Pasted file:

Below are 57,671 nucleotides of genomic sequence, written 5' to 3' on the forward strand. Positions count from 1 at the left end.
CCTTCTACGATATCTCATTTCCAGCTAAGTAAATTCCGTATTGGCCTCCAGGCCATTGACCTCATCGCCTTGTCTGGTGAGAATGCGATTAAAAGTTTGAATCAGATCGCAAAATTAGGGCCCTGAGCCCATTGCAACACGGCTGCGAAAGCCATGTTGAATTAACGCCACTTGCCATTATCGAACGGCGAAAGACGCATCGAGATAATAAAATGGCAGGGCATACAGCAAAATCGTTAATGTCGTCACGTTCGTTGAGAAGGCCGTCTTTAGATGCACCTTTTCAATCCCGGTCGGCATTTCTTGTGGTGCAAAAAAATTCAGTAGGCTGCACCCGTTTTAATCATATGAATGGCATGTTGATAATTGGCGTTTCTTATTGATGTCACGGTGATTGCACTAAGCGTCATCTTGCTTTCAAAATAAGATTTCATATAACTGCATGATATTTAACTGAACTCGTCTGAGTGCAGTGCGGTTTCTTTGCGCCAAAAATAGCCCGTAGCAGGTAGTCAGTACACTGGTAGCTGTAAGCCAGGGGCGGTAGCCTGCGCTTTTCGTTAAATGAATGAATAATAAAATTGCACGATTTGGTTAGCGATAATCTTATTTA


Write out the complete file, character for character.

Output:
Below are 57,671 nucleotides of genomic sequence, written 5' to 3' on the forward strand. Positions count from 1 at the left end.
CCTTCTACGATATCTCATTTCCAGCTAAGTAAATTCCGTATTGGCCTCCAGGCCATTGACCTCATCGCCTTGTCTGGTGAGAATGCGATTAAAAGTTTGAATCAGATCGCAAAATTAGGGCCCTGAGCCCATTGCAACACGGCTGCGAAAGCCATGTTGAATTAACGCCACTTGCCATTATCGAACGGCGAAAGACGCATCGAGATAATAAAATGGCAGGGCATACAGCAAAATCGTTAATGTCGTCACGTTCGTTGAGAAGGCCGTCTTTAGATGCACCTTTTCAATCCCGGTCGGCATTTCTTGTGGTGCAAAAAAATTCAGTAGGCTGCACCCGTTTTAATCATATGAATGGCATGTTGATAATTGGCGTTTCTTATTGATGTCACGGTGATTGCACTAAGCGTCATCTTGCTTTCAAAATAAGATTTCATATAACTGCATGATATTTAACTGAACTCGTCTGAGTGCAGTGCGGTTTCTTTGCGCCAAAAATAGCCCGTAGCAGGTAGTCAGTACACTGGTAGCTGTAAGCCAGGGGCGGTAGCCTGCGCTTTTCGTTAAATGAATGAATAATAAAATTGCACGATTTGGTTAGCGATAATCTTATTTA